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5

PROTEIN AND GENE

MANIPULATIONS

T

his part is all about proteins, genetic engineering, genomics and bioinformatics, and accordingly this part is divided into four chapters. The first chapter gives more information about proteins, their structure-function relationships, and the role of proteins in the biological systems and their commercial applications. It discusses the primary, secondary, tertiary, and quaternary structures of proteins, the molecular forces involved in the structural stabilization of the protein molecules and their involvement in the functional properties of proteins. The altered-protein structure and its relationship with certain diseased states is also described. The commercial application of proteins in different areas such as medical and pharmaceutical, food and agriculture, and other industries, its commercial extraction and purification, etc., is also discussed. The last part of this chapter deals with the proteomics, an upcoming and very promising field, its applications, and various techniques involved in its studies and applications.

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PRINCIPLES

OF

BIOTECHNOLOGY

AND

GENETIC ENGINEERING

supports the natural process of cells by trying to maintain their environment to provide optimum growth conditions by providing appropriate temperature, pH, substrates, salts, vitamins, and oxygen. In most of the bioreaction processes the substrate of the biotransformation and the carbon source of the organisms will be the same. Table 2.6 gives some of the carbohydrates commonly used in the various fermentation processes as the carbon source and substrate for the reaction.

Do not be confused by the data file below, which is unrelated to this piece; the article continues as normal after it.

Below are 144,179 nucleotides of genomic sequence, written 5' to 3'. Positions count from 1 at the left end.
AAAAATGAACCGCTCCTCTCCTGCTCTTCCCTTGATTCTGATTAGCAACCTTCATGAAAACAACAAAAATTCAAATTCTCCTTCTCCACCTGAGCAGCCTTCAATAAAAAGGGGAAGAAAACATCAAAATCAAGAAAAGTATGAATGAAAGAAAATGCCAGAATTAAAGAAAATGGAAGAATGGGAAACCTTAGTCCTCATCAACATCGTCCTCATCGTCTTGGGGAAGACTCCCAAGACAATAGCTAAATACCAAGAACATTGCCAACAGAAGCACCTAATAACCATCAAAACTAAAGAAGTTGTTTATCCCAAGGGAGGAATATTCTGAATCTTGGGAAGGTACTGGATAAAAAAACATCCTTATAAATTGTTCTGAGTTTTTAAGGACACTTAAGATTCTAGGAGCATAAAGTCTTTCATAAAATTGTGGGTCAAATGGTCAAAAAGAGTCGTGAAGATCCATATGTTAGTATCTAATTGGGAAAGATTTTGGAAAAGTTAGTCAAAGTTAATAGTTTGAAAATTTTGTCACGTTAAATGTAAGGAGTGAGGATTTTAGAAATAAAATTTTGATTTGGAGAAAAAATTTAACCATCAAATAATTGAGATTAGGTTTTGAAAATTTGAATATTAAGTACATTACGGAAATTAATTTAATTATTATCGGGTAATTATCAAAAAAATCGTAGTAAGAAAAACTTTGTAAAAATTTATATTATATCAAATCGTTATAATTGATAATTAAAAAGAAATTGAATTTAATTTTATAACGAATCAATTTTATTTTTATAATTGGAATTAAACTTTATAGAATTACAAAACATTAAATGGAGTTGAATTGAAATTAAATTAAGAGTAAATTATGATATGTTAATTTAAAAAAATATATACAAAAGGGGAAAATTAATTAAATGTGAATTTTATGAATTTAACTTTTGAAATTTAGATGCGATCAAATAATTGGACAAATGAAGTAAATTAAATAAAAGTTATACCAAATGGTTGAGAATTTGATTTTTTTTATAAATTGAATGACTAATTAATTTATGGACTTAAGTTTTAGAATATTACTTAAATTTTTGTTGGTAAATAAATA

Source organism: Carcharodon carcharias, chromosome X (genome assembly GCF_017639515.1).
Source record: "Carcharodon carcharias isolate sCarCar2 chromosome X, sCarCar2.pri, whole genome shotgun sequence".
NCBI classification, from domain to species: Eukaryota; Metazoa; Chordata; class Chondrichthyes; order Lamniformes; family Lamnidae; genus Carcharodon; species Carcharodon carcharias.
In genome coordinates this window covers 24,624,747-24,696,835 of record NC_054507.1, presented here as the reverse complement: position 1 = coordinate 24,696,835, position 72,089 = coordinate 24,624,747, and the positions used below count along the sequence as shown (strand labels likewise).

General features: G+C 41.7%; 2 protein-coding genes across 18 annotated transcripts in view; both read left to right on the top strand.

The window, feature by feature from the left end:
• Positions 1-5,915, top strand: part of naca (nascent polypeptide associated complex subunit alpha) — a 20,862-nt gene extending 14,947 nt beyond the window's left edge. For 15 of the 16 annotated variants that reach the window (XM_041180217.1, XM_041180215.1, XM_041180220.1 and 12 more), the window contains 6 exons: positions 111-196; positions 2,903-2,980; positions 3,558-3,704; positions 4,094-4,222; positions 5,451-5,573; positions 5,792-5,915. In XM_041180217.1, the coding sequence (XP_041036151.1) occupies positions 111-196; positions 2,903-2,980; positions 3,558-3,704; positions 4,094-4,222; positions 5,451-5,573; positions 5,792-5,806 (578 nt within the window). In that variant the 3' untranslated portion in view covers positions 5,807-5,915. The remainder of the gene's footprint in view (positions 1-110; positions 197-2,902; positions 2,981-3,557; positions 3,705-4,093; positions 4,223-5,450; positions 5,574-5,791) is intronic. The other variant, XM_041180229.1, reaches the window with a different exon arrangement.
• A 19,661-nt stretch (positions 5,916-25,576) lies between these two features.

Bioreactors can be classified according to the type of biocatalysts and the type of bioreaction. The first classification is based on the type of biological agent used:

• microbial fermentors or

• enzyme (cell-free) reactors.

Further classification is possible based on biochemical reactions and process requirements.

Downstream processing: The recovery and purification of the required product from the growth medium through a set of separation and purification techniques is called downstream processing. Each stage in the overall separation procedure is strongly dependent on the history and quality of the biological production process.

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CONTENTS

2.16

2.17

2.18

2.19

2.20

2.21

2.22

2.23

2.24

2.25

2.26

Chapter 3

Goodness of FIT (Chi-Square Distribution)

Use of Graph Paper with Logarithmic Coordinates

Process Flow Diagram

Material and Energy Balances

Fluid Flow and Mixing

Mass Transfer

Heat Transfer

Bioreactor Designing

Unit Operations

Homogeneous Reactions

Reactor Engineering

Review Questions

54

54

55

58

60

60

61

61

62

63

67

69

Biotechnology and Society

70

3.1

3.2

3.3

3.4

3.5

3.6

3.7

70

73

73

76

77

79

79

81

Public Perception of Biotechnology

Patenting (Intellectual Property Rights—IPR)

Patents

International Patent Laws

Patenting in Biotechnology

Varietal Protection

Ethical Issues in Biotechnology—Agriculture and Health Care

Review Questions

Part 2

BIOMOLECULES

83

Chapter 4

Building Blocks of Biomolecules—Structure and Dynamics